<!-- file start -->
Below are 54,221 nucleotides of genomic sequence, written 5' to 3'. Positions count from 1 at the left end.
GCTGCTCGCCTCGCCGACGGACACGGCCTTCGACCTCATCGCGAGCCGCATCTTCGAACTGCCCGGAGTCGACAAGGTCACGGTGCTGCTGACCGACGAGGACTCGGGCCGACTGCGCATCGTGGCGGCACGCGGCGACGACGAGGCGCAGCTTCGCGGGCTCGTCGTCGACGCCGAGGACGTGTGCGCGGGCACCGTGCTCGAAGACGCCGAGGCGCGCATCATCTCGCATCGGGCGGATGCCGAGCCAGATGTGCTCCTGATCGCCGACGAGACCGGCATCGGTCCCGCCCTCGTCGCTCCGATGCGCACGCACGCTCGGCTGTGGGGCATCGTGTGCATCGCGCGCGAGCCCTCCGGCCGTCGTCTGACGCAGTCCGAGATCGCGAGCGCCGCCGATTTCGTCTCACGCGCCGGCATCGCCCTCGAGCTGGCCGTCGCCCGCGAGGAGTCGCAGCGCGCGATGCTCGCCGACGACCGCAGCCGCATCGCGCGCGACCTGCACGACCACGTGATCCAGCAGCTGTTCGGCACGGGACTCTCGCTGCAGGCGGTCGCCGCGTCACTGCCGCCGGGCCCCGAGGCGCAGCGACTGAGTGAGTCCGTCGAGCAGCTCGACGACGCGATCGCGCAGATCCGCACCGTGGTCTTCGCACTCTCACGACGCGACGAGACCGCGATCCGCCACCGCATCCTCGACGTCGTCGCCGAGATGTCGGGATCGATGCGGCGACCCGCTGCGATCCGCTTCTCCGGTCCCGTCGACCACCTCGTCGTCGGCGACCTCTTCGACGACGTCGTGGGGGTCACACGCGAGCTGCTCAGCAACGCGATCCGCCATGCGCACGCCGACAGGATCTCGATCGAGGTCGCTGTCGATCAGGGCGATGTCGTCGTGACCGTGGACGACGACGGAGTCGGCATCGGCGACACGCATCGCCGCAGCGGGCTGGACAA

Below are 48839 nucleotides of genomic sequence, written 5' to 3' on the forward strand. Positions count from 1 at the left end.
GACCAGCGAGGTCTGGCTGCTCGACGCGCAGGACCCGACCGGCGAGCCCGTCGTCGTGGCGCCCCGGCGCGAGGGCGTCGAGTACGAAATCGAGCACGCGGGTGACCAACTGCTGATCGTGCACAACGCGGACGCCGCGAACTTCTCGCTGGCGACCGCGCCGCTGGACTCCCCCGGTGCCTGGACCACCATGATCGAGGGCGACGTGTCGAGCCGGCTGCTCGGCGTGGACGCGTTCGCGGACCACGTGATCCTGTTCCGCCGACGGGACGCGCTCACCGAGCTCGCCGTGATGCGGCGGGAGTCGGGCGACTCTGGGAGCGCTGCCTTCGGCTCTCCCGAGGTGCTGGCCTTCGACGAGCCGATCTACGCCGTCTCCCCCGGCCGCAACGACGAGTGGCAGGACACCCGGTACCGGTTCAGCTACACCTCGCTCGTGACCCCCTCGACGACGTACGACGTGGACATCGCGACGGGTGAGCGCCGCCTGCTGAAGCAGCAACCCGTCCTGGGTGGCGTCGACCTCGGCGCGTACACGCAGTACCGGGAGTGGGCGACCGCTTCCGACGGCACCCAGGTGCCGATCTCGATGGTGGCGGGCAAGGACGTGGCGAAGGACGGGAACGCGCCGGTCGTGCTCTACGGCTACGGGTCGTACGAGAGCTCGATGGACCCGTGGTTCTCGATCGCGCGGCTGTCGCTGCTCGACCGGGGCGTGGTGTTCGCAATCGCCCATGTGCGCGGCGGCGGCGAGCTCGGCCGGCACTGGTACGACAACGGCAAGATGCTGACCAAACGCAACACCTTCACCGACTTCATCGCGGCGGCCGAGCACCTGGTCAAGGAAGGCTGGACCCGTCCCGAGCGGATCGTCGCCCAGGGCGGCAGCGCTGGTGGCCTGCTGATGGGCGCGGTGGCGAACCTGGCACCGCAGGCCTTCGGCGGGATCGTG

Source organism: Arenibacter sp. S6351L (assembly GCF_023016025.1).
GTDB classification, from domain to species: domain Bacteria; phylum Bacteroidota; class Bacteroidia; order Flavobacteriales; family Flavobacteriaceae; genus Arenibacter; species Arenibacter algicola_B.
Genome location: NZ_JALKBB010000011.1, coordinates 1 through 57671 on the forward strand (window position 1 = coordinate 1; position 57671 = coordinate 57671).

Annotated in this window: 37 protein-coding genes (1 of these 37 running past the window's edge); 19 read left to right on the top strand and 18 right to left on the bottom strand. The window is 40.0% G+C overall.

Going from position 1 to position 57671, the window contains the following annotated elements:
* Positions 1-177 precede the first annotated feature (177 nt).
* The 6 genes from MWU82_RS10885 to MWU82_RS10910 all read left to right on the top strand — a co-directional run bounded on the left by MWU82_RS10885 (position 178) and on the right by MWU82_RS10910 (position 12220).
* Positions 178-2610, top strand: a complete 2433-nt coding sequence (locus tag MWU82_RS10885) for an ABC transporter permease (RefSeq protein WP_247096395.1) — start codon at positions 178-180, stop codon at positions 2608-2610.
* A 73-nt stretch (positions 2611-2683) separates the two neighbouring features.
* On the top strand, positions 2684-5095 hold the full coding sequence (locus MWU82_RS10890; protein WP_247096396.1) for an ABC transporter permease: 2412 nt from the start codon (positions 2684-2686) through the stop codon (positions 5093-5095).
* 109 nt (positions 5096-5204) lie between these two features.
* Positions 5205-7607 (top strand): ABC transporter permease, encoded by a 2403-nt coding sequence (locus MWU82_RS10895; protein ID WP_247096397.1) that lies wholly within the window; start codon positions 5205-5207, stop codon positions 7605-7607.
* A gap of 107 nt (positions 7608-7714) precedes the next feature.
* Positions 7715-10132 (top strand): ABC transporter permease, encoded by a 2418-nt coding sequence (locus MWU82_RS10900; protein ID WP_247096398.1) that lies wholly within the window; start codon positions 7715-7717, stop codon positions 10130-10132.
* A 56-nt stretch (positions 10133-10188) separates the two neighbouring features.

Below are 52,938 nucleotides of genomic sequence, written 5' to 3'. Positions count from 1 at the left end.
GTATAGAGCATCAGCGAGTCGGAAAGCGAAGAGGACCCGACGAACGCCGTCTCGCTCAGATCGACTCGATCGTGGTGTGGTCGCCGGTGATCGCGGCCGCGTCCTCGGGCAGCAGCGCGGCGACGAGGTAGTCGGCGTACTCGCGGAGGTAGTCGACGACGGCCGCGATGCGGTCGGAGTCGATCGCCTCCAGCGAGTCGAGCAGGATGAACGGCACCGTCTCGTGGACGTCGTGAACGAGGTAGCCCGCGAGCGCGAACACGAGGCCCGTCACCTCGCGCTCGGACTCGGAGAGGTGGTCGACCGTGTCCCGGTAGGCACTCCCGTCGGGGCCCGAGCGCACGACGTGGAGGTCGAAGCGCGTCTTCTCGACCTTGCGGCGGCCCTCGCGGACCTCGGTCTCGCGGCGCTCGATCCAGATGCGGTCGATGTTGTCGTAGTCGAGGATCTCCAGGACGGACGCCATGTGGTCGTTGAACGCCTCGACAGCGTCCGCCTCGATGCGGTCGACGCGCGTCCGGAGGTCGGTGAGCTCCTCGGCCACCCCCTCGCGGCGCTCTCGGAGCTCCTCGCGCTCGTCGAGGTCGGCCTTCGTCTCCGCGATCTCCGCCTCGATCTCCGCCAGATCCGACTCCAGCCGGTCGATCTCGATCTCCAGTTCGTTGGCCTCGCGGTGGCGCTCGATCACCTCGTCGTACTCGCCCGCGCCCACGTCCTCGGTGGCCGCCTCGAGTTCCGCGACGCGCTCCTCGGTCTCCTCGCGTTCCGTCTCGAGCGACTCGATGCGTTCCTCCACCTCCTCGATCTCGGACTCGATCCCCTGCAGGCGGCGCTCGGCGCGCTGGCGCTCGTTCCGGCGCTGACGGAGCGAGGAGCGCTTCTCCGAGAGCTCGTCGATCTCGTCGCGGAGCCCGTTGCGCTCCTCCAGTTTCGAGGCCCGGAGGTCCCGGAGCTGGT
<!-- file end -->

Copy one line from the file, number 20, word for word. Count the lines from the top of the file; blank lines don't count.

Below are 52,938 nucleotides of genomic sequence, written 5' to 3'. Positions count from 1 at the left end.